The Punjab Protection of Women against Violence Act, enacted in February 2016, says that Punjab Government will setup protection centers and shelter homes for women, victim of violence. The law provides for establishment of a system for ‘protection, relief and rehabilitation of women against violence’.
Since 2010, the Pakistan Muslim League Nawaz government has enacted various laws that deal with women rights, including those relating to workplace harassment, representation as well as exploitation in family and marriage disputes. In 2015, the then provincial Law Minister had introduced the Punjab Protection of Women against Violence bill in a bid, to enable the State to ensure protection and facilitation of women, in the Punjab Assembly. The bill stirred much controversy with not just the right wing political and religious parties opposing the penalties proposed in it, but also by women rights activists who claimed it did not provide sufficient penalties. After much consultation, the bill was finally passed by the provincial assembly nine months after it was introduced.
The law listed several implementation provisions including the establishment of a toll free helpline and taking measures for mass awareness of the act. But one of the most important implementation measures provided for in the law was the setting up of protection centres and shelter homes for women victims of violence. While they were to be set up in a phased manner, the centres would ensure provision of several facilities including police reporting, registration of criminal cases, medical examination, first aid, psychological counselling and legal aid, among others.
With the passage of a year since the enactment of the act, the government has yet to launch a protection centre. But the government claims the first of its kind centre is ready and will be launched in Multan on Women’s Day – March 8. Speaking to Truth Tracker, Provincial Law Minister Rana Sanaullah says that the government had planned to initiate the implementation in south of the province, with the law giving the government provision to specify the date and area through notification for its implementation. According to Sanaullah, the centre, which is near completion, will cover three divisions of the southern province with central and northern areas under consideration in the next stages.
As for the time that has so far elapsed since the enactment of the law, Sanaullah says for the police to take action, a parallel infrastructure providing all necessary resources to an aggrieved woman needed to be in place first. And for that infrastructure, he says, legislation was a prerequisite. “Only the police couldn’t have done it without a supporting infrastructure for the victims,” he adds. With the Multan centre awaiting its inauguration this Women’s Day, Sanaullah says the centre is a detailed project that offers multiple resources under one roof, and for which time was required for not just construction but also induction and training of staff. “It has been a speedy process so far and we hope to ensure monitoring and sustainability,” he says.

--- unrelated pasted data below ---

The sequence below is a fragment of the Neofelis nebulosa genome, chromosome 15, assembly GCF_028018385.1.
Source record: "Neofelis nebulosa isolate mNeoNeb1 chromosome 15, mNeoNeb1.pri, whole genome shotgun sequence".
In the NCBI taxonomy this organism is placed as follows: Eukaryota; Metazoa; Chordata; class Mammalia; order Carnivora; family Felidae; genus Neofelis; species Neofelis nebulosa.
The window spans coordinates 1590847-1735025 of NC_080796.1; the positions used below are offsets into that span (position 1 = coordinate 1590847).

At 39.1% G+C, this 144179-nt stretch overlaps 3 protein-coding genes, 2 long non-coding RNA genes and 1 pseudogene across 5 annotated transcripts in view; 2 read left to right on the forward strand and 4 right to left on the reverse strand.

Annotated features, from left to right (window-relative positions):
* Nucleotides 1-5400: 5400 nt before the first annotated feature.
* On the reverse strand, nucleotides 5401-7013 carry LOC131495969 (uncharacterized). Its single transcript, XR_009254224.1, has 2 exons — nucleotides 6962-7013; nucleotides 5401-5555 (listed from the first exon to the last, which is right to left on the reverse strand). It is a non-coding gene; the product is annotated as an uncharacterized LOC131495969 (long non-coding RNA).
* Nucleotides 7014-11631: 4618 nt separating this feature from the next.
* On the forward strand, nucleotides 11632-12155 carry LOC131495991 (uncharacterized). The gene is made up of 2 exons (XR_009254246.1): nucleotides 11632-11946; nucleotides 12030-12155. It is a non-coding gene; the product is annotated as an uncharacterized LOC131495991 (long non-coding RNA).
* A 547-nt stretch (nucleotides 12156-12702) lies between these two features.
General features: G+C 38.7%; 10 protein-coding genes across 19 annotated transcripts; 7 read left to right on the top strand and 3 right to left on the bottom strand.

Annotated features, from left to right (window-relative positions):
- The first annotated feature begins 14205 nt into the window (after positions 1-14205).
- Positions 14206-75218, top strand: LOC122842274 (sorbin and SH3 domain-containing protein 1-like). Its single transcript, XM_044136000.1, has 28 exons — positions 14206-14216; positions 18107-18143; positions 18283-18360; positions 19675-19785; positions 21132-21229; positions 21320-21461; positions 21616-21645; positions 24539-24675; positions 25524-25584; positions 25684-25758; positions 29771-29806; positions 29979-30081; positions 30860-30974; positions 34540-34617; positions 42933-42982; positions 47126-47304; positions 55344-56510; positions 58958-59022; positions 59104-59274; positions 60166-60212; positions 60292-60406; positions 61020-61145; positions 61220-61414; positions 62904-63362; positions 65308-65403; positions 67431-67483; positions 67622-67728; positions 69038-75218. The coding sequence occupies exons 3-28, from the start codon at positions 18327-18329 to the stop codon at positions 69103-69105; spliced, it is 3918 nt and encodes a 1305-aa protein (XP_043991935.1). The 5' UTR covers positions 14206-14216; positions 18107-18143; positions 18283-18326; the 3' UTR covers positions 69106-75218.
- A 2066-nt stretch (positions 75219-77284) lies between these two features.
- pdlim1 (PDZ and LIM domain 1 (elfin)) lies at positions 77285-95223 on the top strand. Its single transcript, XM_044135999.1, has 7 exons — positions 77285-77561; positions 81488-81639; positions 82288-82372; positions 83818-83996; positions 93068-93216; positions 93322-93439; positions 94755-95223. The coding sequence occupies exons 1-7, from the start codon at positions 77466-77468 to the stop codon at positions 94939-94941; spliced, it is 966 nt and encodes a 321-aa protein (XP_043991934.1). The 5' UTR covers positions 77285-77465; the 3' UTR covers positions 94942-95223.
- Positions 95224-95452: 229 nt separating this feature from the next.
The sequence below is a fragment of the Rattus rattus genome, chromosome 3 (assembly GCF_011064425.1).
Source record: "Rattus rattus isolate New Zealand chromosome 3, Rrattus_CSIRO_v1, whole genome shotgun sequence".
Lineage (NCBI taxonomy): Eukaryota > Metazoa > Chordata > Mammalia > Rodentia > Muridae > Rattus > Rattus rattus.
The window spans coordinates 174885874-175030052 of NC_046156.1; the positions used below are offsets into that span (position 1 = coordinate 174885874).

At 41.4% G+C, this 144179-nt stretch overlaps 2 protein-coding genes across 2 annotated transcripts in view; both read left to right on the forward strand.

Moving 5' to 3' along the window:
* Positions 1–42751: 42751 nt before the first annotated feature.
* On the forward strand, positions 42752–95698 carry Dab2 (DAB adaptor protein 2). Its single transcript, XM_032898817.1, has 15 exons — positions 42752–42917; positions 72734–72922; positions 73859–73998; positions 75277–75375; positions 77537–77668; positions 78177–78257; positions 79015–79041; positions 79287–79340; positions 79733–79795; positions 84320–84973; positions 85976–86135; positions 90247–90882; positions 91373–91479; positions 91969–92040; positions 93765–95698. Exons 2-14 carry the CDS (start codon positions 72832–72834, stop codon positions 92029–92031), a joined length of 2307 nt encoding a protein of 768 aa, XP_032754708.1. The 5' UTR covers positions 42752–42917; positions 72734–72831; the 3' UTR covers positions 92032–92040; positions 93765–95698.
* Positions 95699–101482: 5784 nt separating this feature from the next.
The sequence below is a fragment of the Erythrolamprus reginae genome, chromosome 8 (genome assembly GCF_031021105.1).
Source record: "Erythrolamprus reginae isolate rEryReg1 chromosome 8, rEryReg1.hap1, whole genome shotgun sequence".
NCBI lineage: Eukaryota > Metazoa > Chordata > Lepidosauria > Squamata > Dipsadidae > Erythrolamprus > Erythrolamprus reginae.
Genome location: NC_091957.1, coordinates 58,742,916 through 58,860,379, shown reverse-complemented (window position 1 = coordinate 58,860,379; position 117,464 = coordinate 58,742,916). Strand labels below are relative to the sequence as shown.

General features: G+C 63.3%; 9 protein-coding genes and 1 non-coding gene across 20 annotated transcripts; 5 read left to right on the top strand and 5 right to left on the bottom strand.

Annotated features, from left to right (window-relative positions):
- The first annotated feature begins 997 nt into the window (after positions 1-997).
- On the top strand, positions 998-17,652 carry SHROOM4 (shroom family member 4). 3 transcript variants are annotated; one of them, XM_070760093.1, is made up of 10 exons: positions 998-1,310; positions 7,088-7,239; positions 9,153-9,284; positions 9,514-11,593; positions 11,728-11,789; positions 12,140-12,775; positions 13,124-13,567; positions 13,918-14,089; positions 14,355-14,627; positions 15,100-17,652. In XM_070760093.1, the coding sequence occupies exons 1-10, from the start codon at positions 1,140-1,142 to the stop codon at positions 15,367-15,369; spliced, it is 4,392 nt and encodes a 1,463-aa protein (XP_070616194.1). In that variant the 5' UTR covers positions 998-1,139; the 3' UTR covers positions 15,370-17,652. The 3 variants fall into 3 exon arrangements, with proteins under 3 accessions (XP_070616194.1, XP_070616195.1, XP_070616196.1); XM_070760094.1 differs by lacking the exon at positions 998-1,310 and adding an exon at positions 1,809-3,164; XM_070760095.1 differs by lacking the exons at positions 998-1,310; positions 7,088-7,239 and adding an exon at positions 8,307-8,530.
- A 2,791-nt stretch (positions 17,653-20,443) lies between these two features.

According to PMLN MPA Azma Zahid Bukhari, the implementation has come a long way. While Azma says that the first protection centre, also called the Violence against Women Centre, is all set for launch in Multan next month, hiring and training of protection officer and staff for the centre had been done as well. “There was a lot of unneeded controversy surrounding the law but we managed to move past it. It is an on-going process,” she says. The lawmaker adds that after Multan, the government aims to launch similar centres in five other major cities of the province by transforming already existing infrastructure, such as Dar-ul-Aman. As for sensitization, besides mass awareness programs in educational institutions, she says the opposition also played its role – by opposing the law. “Through that continuous debate and opposition, they generated a lot of awareness and people started learning more about it.”
Opposition lawmaker Saadia Sohail of the Pakistan Tehreek e Insaf disagrees with the notion that progress in implementation has been made. “We supported the law but there is nothing on ground,” says Saadia adding that the government had failed to even inaugurate the first protection centre in Multan during this time. Saadia was one of the women lawmakers from the opposition who withdrew all the proposed amendments to the law during its passage in the assembly despite a symbolic protest absence by their male colleagues. “There is no budgetary allocation to ensure long term sustainability and nor do we see any mass awareness campaign by the government.”
But while there may be some delays, rights activist Umme Laila says the real challenges are for budgetary allocations, awareness and monitoring mechanism. “Outreach is a problem across all 36 districts,” she says adding future monitoring will help determine the effectiveness of the implementation mechanism. Executive Director at HomeNet Pakistan and Lahore division member for the Punjab Commission on the Status of Women, Laila says implementation has progressed in terms of the finalizing of the soon-to-be inaugurated Multan protection centre, appointment of relevant staff as well as up-gradation of an already existing helpline. “We can’t say there is full implementation. It will require time as well as mass awareness. But while there isn’t a 100% implementation, things are on track.”
In consideration of the views expressed by independent observers and with the government hopeful of inaugurating the protection centre in March, and subsequent centres in other parts of the province, work is underway to ensure implementation of the said law. However, the provincial government, with election year around the corner, had better pick up pace. Women voters will make a note of implementation of the Act.